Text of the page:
🌍 The EU and US talk steel
Plus: Mexico gears up for an historic election
⏱️ Around the world in sixty seconds
🇯🇵 Japan: The Japanese space agency launched a lunar probe yesterday (Thursday) with the aim of becoming the fifth country to reach the moon. India completed a similar mission last month.
🇷🇴 Romania: NATO has expressed solidarity with its member Romania, whose territory was hit by debris from a Russian drone attack on neighbouring Ukraine. Romania’s defence minister expressed concern, but said “we need to know how to distinguish between an act of aggression and an incident”.
🇲🇲 Myanmar: A military court has sentenced a photojournalist to 20 years in prison for his coverage of cyclone Mocha, which made landfall in May and killed over 140 people. The journalist’s editor-in-chief at Myanmar Now said the sentence was evidence that “the press has been completely quashed” under the military junta.
🇧🇷 Brazil: Authorities have launched an operation to remove thousands of cows from illegally-acquired rainforest. Deforestation rates in the Amazon dropped by 66% in August compared to a year earlier.
🇹🇷 Turkey: Ankara has reportedly agreed to handle a million metric tons of grain that Russia plans to send to Africa at a discounted price. The scheme comes after Russia declined to renew the Black Sea grain deal in July.
🇺🇸 US | Geo-economics
The EU and US are welding a steel deal back together
US and EU officials are attempting to resolve their long-running steel dispute by agreeing to impose tough new green criteria on Chinese steel.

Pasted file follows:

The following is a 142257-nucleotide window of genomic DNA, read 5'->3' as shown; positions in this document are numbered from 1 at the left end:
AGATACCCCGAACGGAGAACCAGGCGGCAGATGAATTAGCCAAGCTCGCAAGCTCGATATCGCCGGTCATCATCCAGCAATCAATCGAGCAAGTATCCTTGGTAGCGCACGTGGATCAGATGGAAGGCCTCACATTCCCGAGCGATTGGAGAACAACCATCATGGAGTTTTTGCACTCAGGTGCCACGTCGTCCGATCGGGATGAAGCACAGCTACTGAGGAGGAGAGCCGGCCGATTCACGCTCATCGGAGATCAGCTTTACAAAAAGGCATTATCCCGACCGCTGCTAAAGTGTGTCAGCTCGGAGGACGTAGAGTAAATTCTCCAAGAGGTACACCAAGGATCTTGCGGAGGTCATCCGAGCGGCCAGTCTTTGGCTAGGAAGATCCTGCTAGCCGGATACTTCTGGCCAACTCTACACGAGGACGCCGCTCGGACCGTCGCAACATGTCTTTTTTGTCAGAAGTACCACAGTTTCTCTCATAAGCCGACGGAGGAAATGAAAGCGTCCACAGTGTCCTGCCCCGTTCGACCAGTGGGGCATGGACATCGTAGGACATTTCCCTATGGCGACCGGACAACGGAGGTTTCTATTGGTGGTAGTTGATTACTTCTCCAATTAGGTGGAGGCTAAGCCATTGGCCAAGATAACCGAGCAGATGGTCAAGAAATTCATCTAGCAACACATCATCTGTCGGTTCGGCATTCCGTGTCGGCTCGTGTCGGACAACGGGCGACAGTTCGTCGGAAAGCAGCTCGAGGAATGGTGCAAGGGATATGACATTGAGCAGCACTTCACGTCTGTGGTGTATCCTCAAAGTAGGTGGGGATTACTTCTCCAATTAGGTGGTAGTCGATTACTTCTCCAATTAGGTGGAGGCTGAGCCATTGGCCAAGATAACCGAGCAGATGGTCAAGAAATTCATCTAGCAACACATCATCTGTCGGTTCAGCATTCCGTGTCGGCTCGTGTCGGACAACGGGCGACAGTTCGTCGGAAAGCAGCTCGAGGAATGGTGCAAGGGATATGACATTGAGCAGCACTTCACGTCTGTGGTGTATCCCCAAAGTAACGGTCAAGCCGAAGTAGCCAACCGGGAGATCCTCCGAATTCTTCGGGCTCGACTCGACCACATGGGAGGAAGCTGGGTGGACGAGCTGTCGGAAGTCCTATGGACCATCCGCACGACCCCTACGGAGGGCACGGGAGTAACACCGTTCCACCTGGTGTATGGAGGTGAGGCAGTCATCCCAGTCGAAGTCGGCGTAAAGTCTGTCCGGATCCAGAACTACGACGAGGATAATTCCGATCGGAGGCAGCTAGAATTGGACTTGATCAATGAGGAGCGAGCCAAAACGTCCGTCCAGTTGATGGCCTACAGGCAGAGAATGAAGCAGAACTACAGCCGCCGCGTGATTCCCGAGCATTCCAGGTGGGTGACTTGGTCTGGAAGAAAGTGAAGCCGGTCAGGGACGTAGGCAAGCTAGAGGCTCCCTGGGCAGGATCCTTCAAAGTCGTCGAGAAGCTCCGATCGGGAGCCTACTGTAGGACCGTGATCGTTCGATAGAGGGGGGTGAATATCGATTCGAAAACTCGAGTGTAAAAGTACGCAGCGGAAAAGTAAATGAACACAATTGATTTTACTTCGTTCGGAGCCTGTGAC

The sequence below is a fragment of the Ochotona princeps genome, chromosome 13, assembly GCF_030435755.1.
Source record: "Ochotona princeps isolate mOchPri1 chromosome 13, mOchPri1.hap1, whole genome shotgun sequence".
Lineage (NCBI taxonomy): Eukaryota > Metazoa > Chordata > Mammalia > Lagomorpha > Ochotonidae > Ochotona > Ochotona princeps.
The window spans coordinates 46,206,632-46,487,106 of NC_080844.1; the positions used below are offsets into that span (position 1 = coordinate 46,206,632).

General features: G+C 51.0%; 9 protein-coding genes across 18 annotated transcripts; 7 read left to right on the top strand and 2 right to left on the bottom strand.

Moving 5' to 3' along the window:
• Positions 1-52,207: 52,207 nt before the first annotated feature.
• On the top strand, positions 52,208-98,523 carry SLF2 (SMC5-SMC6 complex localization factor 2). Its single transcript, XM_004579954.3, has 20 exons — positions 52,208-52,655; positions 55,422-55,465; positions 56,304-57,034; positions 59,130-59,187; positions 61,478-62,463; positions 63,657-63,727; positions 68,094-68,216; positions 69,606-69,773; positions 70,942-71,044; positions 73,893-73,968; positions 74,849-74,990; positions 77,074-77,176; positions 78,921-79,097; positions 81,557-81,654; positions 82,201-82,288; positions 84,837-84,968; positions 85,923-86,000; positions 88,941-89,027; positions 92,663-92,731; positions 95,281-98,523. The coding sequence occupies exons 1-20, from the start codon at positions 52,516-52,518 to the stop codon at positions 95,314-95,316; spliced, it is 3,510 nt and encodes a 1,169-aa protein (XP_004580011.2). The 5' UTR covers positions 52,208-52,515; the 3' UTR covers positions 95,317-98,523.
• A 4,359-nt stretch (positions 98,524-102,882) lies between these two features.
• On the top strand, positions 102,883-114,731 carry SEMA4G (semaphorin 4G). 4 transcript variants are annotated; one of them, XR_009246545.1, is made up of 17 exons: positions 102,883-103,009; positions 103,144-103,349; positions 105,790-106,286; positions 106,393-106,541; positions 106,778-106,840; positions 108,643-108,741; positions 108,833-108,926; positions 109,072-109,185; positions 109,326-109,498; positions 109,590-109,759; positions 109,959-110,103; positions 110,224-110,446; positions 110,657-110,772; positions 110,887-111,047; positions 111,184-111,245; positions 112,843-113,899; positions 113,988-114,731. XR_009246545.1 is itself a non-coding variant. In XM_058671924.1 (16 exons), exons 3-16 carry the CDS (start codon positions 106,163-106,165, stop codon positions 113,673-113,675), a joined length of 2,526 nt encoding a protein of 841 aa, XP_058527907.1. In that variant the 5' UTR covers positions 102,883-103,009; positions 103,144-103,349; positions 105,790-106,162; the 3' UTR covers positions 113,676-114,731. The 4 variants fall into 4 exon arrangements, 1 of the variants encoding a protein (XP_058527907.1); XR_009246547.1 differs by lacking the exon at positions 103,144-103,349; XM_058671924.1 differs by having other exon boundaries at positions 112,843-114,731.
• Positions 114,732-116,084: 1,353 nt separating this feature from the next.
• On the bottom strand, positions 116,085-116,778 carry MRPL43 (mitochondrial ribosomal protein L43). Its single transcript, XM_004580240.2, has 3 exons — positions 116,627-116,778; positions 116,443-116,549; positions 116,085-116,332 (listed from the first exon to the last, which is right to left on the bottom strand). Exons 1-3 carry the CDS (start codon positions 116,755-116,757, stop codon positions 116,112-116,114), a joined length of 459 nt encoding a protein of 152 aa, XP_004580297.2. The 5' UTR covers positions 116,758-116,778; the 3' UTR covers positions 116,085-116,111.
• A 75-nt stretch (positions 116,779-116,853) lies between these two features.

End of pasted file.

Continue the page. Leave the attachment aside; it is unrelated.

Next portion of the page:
What’s the backstory? In 2018, Washington imposed extensive tariffs on imported steel and aluminium, arguing on national security grounds that US industry had to be protected from unfair competition:
China’s subsidies for its own producers had led to an oversupply, and
This drove global steel prices down, harming suppliers elsewhere
Why steel and aluminium? It’s a core input for housing, infrastructure, defence, and manufacturing; all sectors closely linked to national power.
Brussels quickly retaliated against the US tariffs, and the two sides then agreed in 2021 to try and settle their dispute by 31 October of this year.
Which brings us to the deal under discussion. It aims to slap tariffs on:
steel that’s benefited from non-market practices (like subsidies), and
‘dirty steel’ (ie, steel produced with high carbon emissions).
Both these criteria would impact China’s steel industry. But the US and EU are struggling to agree on some basics: how to define dirty steel, which tools to use (the EU likes carbon pricing), and how to comply with WTO rules.
If they can’t agree by the end of October, billions in US tariffs and EU retaliatory measures could snap back into place.
Intrigue's take: In diplomacy, trade is one of those areas where everyone plays hardball, even among the closest of allies. Why? The impacts back home are so tangible: jobs, businesses, farms, factories, towns, elections…
But steel is particularly tricky. Tensions have been around for years: JFK had a very public spat with the US steel sector in 1962. And the stakes are high: the EU itself emerged from a steel pact that was aimed at avoiding another war.